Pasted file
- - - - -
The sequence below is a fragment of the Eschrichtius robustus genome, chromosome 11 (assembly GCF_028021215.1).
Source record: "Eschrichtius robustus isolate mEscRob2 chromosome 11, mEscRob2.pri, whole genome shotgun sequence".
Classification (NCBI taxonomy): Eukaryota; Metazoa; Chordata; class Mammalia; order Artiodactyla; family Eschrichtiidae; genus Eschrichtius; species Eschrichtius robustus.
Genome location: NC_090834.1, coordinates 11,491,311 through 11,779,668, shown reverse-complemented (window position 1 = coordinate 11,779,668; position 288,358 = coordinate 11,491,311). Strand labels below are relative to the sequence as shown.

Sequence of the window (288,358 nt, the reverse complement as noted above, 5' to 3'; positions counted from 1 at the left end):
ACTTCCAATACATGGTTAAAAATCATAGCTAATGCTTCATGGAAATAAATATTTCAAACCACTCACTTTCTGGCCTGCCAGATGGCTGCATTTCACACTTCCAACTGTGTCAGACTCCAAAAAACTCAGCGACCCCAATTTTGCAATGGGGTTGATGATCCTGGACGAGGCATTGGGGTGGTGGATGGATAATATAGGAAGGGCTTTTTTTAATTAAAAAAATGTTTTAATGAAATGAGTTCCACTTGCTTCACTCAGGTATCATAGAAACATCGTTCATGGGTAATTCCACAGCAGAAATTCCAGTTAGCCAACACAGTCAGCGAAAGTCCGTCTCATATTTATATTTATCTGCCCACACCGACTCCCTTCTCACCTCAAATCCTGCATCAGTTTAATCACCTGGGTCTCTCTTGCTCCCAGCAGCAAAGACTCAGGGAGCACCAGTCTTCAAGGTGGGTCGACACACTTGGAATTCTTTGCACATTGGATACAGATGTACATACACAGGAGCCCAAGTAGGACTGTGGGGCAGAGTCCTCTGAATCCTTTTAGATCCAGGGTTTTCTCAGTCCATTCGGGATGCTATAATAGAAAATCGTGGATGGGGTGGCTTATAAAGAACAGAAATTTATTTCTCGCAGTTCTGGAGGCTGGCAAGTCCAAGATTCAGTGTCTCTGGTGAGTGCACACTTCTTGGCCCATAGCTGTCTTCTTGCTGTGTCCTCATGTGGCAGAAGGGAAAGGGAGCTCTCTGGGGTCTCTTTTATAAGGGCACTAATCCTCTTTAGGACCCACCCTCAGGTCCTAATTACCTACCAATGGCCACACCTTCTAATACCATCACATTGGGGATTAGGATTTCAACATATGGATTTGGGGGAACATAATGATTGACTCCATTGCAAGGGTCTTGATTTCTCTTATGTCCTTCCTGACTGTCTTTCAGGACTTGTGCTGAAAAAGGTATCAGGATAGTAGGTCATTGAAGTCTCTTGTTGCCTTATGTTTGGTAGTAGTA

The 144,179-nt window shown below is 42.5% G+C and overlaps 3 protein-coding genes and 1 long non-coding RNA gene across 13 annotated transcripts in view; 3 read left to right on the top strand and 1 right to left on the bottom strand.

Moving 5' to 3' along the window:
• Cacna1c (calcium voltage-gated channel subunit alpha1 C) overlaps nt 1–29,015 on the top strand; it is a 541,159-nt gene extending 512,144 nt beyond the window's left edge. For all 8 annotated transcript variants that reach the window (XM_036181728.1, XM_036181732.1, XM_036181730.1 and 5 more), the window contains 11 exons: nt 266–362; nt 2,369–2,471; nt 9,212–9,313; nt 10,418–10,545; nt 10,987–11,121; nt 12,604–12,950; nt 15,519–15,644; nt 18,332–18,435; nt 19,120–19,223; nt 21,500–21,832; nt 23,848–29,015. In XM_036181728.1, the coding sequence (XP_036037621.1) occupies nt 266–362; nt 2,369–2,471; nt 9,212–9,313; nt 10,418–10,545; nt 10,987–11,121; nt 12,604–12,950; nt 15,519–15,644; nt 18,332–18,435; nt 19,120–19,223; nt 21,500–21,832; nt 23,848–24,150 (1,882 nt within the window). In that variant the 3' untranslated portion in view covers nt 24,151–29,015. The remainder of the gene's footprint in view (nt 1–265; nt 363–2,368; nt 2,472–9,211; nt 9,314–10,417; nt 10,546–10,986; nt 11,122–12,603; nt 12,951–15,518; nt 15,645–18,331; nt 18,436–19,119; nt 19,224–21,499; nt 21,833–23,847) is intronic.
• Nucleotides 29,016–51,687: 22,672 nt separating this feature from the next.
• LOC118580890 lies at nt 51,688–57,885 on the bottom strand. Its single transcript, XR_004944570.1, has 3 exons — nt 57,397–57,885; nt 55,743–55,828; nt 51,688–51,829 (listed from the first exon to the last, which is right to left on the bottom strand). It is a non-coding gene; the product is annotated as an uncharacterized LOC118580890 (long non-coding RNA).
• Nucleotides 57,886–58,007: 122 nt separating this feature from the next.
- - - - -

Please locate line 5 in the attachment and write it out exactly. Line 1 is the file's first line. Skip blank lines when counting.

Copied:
Sequence of the window (288,358 nt, the reverse complement as noted above, 5' to 3'; positions counted from 1 at the left end):